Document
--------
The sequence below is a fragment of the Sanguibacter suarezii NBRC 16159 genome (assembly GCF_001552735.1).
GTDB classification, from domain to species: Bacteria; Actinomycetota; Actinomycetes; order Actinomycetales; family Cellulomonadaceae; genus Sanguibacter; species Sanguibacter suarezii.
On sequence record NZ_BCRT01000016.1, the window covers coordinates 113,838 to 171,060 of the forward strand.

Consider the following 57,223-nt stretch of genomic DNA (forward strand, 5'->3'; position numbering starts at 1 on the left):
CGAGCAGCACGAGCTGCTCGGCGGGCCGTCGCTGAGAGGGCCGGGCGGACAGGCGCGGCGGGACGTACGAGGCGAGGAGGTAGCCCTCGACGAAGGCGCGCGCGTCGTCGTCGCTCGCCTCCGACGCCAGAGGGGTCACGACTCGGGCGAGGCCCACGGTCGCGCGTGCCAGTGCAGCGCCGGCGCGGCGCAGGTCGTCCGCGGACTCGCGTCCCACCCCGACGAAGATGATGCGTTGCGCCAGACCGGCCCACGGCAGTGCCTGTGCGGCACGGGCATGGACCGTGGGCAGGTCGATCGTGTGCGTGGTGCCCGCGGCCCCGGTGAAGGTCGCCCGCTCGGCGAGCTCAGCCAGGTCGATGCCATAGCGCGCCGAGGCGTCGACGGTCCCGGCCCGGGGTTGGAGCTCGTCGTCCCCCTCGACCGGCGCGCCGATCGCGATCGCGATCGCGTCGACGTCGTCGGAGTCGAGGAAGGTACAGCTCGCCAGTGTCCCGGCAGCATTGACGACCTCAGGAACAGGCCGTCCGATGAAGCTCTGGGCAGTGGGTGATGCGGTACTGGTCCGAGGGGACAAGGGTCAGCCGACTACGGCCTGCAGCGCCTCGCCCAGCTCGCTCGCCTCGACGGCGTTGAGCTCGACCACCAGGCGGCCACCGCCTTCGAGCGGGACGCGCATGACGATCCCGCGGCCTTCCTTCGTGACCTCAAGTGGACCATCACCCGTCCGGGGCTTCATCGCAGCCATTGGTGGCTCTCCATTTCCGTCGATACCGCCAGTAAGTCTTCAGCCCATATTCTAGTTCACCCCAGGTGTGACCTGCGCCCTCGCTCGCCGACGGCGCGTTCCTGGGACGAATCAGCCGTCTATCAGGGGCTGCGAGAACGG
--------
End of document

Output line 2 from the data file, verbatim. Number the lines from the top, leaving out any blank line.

GTDB classification, from domain to species: Bacteria; Actinomycetota; Actinomycetes; order Actinomycetales; family Cellulomonadaceae; genus Sanguibacter; species Sanguibacter suarezii.